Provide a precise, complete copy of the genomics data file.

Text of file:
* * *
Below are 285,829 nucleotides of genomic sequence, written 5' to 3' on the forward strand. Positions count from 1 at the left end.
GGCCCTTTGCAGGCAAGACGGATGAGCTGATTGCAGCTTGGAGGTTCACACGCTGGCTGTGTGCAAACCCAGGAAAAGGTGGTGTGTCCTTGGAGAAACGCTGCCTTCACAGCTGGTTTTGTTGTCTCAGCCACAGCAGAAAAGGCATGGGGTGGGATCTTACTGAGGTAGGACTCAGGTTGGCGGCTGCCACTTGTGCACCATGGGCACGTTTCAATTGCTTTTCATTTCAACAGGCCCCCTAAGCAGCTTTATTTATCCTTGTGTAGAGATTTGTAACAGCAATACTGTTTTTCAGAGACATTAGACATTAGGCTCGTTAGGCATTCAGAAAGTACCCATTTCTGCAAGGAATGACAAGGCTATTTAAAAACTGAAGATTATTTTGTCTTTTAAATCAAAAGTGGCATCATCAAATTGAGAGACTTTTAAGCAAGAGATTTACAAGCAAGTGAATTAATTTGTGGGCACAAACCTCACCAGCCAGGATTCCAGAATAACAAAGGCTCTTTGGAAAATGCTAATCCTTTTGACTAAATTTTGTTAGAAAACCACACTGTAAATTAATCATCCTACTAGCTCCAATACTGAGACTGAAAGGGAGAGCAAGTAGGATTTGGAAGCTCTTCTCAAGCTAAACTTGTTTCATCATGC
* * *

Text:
Below are 285,829 nucleotides of genomic sequence, written 5' to 3' on the forward strand. Positions count from 1 at the left end.
GGCCCTTTGCAGGCAAGACGGATGAGCTGATTGCAGCTTGGAGGTTCACACGCTGGCTGTGTGCAAACCCAGGAAAAGGTGGTGTGTCCTTGGAGAAACGCTGCCTTCACAGCTGGTTTTGTTGTCTCAGCCACAGCAGAAAAGGCATGGGGTGGGATCTTACTGAGGTAGGACTCAGGTTGGCGGCTGCCACTTGTGCACCATGGGCACGTTTCAATTGCTTTTCATTTCAACAGGCCCCCTAAGCAGCTTTATTTATCCTTGTGTAGAGATTTGTAACAGCAATACTGTTTTTCAGAGACATTAGACATTAGGCTCGTTAGGCATTCAGAAAGTACCCATTTCTGCAAGGAATGACAAGGCTATTTAAAAACTGAAGATTATTTTGTCTTTTAAATCAAAAGTGGCATCATCAAATTGAGAGACTTTTAAGCAAGAGATTTACAAGCAAGTGAATTAATTTGTGGGCACAAACCTCACCAGCCAGGATTCCAGAATAACAAAGGCTCTTTGGAAAATGCTAATCCTTTTGACTAAATTTTGTTAGAAAACCACACTGTAAATTAATCATCCTACTAGCTCCAATACTGAGACTGAAAGGGAGAGCAAGTAGGATTTGGAAGCTCTTCTCAAGCTAAACTTGTTTCATCATGC